We sit thinking of ourselves and what is going to happen to us. We fret over what the effect of something will be on us. We turn in on ourselves and pity ourselves; we feel sorry for ourselves and spend too much time commiserating with ourselves.
One of the best ways of getting rid of such a condition is to pray for other people. We have to lift up our heads, look away from ourselves, realize the whole situation, and as we do this we will forget ourselves. It is impossible to stay angry at someone who you are genuinely and humbly praying for.
When you feel that you are in a kind of whirlpool, and you cannot seem to forget yourself, when you are sorry for yourself and feeling that you are having an unusually hard time with everything against you and almost enough pressure and frustration to drive you to despair, one of the best remedies is to sit down and say, "What about so and so? What about this person, what about that person, what about brethren in dangerous areas?" Think of people in specific terms rather than generalities. We can pray for members in the church in a general way, but the way to find out what to pray for is to get to know one another.
The solution is to get down on your knees and pray for them, and when you get up you will find that you have forgotten yourself. Apart from all the other reasons, it is a wise thing psychologically to pray for all saints. You will find that in praying for them you are solving your own problems and securing release. I mention that psychological aspect to it because of what I mentioned in the introduction to the sermon about the doctor writing the article in the hospital. There is that psychological side to it. But that is not the important part. The important part is that it actually moves God to do things. We are going to read the following scripture again.
Ephesians 6:18-20 praying always with all prayer and supplication in the Spirit, being watchful to this end with all perseverance and supplication for all the saints—and for me, that utterance may be given to me, that I may open my mouth boldly to make known the mystery of the gospel, for which I am an ambassador in chains; that in it I may speak boldly, as I ought to speak.
The greater the Christian, the more he realizes his dependence on the prayers of others. Paul asks, "and for me." He wants the other saints to also pray for him. Here Paul, an apostle of God, a spiritual giant of the church, is asking these people to pray for him. But this is also the man who went to Corinth "in weakness, and in fear and much trembling." So no matter how faithful a human being is, a human being still has moments of weakness, even the great patriarchs and other saints of the Bible
Paul was not self-confident, but he knew what he was doing, he knew whom he was representing, and he knew the power that was against him. He did sometimes fear that at some point he might fail in fulfilling his commission that God had given to him.
Paul is very specific in what he wants the brethren to pray for him and for the ministry. He gives them clear instruction. He says, "and for me, that utterance may be given to me, that I may open my mouth boldly to make known the mystery of the gospel, for which I am an ambassador in chains; that in it I may speak boldly, as I ought to speak."
When Paul wrote these words he was a prisoner (an "ambassador in chains"), but he does not ask them to pray that he may be set free from prison. He was a sick man, but he does not ask them to pray that he might be healed. Paul never primarily considered himself. He was always thinking of others.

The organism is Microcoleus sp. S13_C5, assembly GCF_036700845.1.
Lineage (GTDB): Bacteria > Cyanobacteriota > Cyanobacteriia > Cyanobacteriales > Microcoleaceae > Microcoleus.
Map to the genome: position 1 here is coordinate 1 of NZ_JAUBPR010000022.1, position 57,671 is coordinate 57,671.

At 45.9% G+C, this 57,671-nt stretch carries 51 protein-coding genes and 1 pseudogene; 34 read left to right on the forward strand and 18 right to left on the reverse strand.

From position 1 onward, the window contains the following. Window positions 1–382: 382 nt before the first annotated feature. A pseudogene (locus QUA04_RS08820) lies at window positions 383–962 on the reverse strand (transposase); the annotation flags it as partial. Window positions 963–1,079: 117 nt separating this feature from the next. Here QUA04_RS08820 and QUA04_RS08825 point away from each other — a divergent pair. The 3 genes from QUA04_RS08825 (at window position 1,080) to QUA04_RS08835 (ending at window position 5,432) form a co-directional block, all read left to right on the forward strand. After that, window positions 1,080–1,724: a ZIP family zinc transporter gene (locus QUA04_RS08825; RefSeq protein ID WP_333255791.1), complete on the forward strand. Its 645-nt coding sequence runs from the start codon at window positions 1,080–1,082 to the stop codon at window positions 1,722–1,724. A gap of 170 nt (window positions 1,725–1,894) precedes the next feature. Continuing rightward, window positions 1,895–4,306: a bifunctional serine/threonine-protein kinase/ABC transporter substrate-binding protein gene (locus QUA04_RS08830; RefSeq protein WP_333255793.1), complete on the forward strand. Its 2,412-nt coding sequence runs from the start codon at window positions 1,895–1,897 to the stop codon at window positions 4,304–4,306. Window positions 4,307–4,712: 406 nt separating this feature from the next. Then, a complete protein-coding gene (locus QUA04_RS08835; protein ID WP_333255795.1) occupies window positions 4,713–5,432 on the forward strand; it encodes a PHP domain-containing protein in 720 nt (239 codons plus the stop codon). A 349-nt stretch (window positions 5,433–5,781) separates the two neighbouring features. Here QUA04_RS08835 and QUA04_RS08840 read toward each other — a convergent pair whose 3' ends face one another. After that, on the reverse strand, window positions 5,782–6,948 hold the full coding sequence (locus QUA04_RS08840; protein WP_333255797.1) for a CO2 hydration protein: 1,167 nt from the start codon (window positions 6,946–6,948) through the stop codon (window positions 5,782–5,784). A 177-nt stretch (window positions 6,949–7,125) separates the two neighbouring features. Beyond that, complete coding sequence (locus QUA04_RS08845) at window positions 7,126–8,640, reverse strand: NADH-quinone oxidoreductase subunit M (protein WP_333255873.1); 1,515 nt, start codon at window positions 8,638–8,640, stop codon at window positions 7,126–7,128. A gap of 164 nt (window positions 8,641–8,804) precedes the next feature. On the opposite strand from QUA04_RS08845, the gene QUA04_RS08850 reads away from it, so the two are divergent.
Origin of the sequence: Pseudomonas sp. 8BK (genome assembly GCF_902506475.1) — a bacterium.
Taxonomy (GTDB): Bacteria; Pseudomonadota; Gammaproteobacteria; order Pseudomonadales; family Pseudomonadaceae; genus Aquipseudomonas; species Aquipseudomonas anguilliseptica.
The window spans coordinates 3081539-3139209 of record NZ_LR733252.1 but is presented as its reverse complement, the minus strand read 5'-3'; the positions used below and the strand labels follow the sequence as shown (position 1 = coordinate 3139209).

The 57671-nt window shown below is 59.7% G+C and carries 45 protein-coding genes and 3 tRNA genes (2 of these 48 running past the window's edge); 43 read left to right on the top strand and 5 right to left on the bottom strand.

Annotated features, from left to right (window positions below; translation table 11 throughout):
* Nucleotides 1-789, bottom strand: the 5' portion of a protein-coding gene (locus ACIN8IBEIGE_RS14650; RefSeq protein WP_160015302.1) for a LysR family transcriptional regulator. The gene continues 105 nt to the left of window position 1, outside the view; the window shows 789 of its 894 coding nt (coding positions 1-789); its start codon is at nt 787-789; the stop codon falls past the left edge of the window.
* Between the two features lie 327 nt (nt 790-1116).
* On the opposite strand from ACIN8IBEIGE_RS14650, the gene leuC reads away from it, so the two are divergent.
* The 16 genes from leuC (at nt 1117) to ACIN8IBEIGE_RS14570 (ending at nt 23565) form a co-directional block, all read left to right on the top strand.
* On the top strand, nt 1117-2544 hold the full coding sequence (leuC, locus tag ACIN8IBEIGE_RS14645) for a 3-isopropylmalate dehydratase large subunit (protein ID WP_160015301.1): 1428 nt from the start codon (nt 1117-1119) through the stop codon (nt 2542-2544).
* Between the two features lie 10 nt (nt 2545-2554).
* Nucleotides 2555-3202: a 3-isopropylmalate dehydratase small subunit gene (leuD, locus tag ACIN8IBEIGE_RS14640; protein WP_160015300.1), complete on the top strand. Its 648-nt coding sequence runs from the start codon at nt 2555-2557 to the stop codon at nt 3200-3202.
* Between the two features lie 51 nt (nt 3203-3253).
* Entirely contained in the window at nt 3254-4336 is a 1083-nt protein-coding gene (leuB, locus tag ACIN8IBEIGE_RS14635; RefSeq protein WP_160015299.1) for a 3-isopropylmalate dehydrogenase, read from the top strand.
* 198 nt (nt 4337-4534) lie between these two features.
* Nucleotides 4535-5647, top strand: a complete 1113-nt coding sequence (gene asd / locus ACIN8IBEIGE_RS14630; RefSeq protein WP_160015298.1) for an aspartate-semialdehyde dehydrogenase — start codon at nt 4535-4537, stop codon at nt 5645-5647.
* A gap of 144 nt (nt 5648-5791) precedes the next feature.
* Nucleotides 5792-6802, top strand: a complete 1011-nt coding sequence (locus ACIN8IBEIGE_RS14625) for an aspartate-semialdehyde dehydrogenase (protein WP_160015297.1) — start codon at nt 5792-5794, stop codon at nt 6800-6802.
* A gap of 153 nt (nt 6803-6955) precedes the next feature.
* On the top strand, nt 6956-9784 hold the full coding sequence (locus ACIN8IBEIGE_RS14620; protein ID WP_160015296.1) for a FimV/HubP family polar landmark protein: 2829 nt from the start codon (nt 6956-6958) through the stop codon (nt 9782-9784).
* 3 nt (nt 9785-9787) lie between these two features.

Paul is not making a purely personal or humanly reasoned request of them. His focus was always on preaching the gospel and teaching God's way of life. His desire was that the saints would pray for the preaching of the gospel, and the spreading of the fact of the coming kingdom of God.
Paul is concerned about having the power and freedom of speech when he had an opportunity to speak. Remember, the apostle Paul was not a good natural speaker. Some people at Corinth had taunted him, saying, "His presence is weak, and his speech contemptible."
Apollos was the orator; Paul was not. So he urged these Christians to pray for him that God would give him bold speech and put the right words in his mouth, so that when he got the opportunity to say something, he would have the God-given words to say. It is amazing to see this vigorous man of God realize his own deficiencies and imperfections and ask the Ephesians to pray for him that he may be able to speak freely, fluently, without stammering and stumbling.
Paul specifically emphasizes the word "boldly." He asks, "that I may open my mouth boldly;" and he repeats, "that in it I may speak boldly" in verses 19 and 20. By boldly, Paul means freely, frankly, that nothing be kept back. He wanted to be able to speak about the gospel comprehensively, without shrinking back or watering it down so as not to offend his critics. Most people do not want to displease others—Paul did not either.
He did not want to have to worry about being so careful that he endlessly modified and softened it. He wanted to be delivered from qualifying every word he spoke as he preached the gospel.
Generally speaking, we live in an age of being overly diplomatic. We are all so concerned about self-esteem, we are all so concerned about being "scholarly" and not causing offense, and we are all so afraid of dogmatism and absolutism. In education today, the truth is ignored and facts are discarded so that information is more palatable.
We do not pray today that ministers may necessarily speak "boldly," and we prefer that they speak with global diplomacy. People today are fearful of seeming too dogmatic, too emphatic, or too absolute. If a minister is not careful—endless qualifications will make his message indefinite, uncertain, and confusing.
In mainstream Christianity, the result is that people do not really know what the gospel is. What is said at the beginning is often taken back at the end. They are so afraid of offending people that they tend to hold back the truth. God is not the author of confusion. That is what this type of speech causes.